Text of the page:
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Thursday, July 12, 2007


The Problems

Today I just wanted to take a brief look at some of the problems I'm finding myself tackling with the deep web commons question. There's two main ones, from quite different perspectives, but for both I can briefly describe my current thoughts.

Flattening a web form

The first problem is that of how to represent a web form in such a way that it can be used as an input to an automated system that can evaluate it. Ideally, in machine learning, you have a set of attributes that form a vector, and then you use that as the input to your algorithm. Like in tic-tac-toe, you might represent a cross by -1, a naught by +1, and an empty space by 0, and then the game can be represented by 9 of these 'attributes'.

But for web forms it's not that simple. There are a few parts of the web form that are different from each other. I've identified these potentially useful places, of which there may be one or more, and all of which take the form of text. These are just the ones I needed when considering Advanced Google Code Search:
Conditions can then be made up of these. For example, when (as in the case of Advanced Google Code Search) you see a select option like "GNU General Public License", it's an indication you've found an interesting web form.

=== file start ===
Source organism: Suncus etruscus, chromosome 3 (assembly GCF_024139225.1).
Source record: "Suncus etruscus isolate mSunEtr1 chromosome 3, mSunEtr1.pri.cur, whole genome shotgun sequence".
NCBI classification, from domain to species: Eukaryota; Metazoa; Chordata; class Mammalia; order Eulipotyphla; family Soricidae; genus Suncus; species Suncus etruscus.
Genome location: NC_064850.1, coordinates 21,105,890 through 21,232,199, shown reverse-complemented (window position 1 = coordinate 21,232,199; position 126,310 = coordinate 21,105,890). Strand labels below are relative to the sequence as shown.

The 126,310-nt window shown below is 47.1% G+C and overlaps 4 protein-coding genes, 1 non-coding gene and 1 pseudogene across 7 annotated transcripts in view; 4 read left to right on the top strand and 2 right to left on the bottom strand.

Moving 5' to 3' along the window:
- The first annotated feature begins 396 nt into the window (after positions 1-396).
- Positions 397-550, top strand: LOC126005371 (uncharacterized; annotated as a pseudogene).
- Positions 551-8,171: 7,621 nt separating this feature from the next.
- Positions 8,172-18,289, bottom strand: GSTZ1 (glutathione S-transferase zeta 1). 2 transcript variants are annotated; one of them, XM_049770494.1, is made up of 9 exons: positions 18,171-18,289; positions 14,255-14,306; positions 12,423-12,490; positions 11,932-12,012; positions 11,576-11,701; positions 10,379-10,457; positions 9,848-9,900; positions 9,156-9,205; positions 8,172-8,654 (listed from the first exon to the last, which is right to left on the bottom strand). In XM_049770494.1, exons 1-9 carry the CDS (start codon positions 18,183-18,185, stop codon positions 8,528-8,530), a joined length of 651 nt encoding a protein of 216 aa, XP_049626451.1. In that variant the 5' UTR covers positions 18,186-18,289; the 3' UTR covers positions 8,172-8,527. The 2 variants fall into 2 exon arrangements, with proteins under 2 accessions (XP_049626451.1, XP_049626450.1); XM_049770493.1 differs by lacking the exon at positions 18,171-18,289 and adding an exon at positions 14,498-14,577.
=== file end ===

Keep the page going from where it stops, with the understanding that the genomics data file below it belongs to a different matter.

But as far as I can tell, text makes for bad attributes. Numerical is much better. As far as I can tell. But I'll talk about that more when I talk about ripple down rules.

A handful of needles in a field of haystacks

The other problem is more about what we're actually looking for. We're talking about web forms that hide commons content. Well the interesting this about that is that there's bound to be very few, compared to the rest of the web forms on the Internet. Heck, they're not even all for searching. Some are for buying things. Some are polls.

And so, if, as seems likely, most web forms are uninteresting, if we need to enlist an expert to train the system, the expert is going to be spending most of the time looking at uninteresting examples.

This makes it harder, but in an interesting way: if I can find some way to have the system, while it's in training, find the most likely candidate of all the possible candidates, it could solve this problem. And that would be pretty neat.

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